PLANS to build a seven-turbine wind farm near Workington should be rejected, says the county council. Winscales Moor Windfarm Ltd has applied to Allerdale council to erect the 81-metre high turbines at Benedict Plantation, Winscales. But the county council has objected claiming the scheme will affect the landscape's character and that there would be too many in the area.
The landscape of Shetland could be changed forever if the giant windfarm project goes ahead, those in the tourism industry told representatives from Viking Energy at a meeting on Wednesday. Members of Shetland Tourism Association, including accommodation providers and tour operators, expressed concern about the size of the proposed development, which could see as many a 192 turbines being erected in the central and north-east mainland. They feared the visual impact of the windfarm would deter tourists, although this was disputed by David Thomson of Viking Energy who produced the results of surveys carried out in other parts of the UK that windfarms made no difference. A suggestion was made to give questionnaires on the subject for tour guides to give to tourists.
We have an alternative theory - applications are being turned down because local authorities have the good sense not to permit them in areas of environmental sensitivity, or local beauty spots. What worthwhile purpose would be achieved by damaging local environments in the name of environmentalism? If windfarm developers want a better response from local councils, it's simple: be far more careful about where you plan the turbines.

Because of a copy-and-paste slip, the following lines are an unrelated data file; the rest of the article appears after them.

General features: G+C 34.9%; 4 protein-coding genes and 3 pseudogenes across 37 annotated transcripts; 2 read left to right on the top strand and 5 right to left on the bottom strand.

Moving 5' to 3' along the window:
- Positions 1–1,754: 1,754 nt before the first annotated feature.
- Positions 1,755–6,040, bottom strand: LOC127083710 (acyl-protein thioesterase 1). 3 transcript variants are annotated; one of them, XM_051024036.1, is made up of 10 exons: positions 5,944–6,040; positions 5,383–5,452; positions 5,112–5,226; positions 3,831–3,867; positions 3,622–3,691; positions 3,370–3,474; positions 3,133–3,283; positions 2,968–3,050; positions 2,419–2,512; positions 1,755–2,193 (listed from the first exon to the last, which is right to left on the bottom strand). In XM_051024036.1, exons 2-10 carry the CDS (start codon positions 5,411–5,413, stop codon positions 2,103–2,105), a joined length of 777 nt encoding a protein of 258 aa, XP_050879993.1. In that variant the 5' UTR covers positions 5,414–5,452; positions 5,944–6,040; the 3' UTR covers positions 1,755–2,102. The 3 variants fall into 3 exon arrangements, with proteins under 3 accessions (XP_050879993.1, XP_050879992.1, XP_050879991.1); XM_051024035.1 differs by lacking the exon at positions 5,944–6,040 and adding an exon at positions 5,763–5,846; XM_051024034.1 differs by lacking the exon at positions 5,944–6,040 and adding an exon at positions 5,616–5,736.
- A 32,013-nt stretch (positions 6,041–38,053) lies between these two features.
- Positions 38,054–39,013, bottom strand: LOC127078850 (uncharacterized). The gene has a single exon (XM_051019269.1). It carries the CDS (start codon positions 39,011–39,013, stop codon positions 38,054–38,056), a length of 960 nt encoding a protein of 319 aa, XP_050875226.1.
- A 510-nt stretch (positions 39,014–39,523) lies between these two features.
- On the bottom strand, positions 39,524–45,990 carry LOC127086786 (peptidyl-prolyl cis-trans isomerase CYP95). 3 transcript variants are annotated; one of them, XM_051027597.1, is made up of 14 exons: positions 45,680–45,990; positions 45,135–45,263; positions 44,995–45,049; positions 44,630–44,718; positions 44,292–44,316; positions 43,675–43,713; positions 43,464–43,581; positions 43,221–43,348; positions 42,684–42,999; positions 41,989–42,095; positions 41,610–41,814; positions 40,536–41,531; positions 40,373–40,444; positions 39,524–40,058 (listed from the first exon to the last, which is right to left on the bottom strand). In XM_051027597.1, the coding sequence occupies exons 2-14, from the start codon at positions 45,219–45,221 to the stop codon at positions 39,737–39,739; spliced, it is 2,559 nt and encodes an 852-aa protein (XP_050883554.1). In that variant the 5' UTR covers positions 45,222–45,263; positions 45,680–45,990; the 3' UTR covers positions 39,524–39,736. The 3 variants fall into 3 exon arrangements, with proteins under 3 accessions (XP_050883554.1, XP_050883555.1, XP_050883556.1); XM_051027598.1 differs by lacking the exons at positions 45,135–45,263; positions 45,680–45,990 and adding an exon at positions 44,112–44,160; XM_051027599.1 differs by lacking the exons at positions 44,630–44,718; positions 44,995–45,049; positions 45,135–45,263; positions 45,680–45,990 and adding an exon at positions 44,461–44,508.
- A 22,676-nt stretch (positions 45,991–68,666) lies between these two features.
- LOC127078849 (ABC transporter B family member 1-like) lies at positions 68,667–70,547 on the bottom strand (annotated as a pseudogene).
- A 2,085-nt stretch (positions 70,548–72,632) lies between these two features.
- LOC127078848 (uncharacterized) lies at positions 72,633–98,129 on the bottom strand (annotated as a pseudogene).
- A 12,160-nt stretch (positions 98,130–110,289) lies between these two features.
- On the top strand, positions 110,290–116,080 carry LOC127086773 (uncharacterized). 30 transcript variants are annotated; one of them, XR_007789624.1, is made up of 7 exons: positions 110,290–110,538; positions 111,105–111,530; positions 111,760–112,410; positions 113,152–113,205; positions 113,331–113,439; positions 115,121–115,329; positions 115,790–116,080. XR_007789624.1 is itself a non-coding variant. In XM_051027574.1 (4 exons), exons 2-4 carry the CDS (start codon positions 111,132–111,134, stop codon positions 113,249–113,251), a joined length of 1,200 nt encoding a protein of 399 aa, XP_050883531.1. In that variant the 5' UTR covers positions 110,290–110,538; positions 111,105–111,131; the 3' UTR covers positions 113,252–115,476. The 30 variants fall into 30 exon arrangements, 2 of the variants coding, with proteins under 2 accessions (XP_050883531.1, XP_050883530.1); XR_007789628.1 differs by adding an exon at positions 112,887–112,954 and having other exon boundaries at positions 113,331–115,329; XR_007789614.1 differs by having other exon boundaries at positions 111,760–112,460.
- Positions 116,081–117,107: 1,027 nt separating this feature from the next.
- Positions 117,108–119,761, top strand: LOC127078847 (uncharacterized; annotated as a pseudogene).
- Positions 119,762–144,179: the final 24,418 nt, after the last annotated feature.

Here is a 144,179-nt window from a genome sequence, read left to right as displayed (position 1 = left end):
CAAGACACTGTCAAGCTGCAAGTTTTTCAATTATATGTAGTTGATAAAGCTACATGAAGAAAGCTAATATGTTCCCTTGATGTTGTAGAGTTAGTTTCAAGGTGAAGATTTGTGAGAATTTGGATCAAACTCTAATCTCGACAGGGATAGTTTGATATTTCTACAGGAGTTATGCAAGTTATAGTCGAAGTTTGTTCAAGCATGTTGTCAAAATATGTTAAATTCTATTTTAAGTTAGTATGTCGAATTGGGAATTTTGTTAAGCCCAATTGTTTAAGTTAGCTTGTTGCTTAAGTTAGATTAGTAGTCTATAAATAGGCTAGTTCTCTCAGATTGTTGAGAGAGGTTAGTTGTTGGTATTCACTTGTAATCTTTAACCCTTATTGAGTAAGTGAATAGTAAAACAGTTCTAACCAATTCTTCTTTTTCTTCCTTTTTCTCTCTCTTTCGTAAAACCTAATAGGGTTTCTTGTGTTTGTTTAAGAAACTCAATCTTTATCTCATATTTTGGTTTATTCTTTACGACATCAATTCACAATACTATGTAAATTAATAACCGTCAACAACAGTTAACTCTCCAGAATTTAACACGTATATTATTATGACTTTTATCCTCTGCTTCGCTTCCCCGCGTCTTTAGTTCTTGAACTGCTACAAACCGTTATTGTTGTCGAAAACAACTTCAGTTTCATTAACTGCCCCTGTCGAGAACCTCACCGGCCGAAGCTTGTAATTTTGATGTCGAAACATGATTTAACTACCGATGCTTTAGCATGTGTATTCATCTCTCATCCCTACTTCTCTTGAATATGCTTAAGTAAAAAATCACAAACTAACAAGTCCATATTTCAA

The Open Spaces Society has added its weight to the campaign to prevent 410ft tall wind turbines being erected on Todmorden Moor. The pressure group for common land believes they will be totally out of scale and visible from miles around. "The turbines will have a severely detrimental effect on this dramatic landscape," according to the society's general secretary Kate Ashbrook.
E.On UK said it intends to submit an application for planning permission to put the grid connection to the proposed Denshaw Moor Wind Farm underground. The move has been taken to ensure that the visual impact of the proposed wind farm is minimised, although the decision will cost E.On more money as it is more expensive to underground wires, the company said.
Campaigners against the advance of wind turbines on north-east farmland are furious over plans for two new windmills. A group of concerned villagers in the Barthol Chapel area, near Ellon, are already meeting to lobby their local councillor over a number of recent planning applications. They claim "piecemeal" development will lead to one large, poorly-designed windfarm covering a vast swathe of countryside. The two new applications cover land to the north of the village, near Methlick.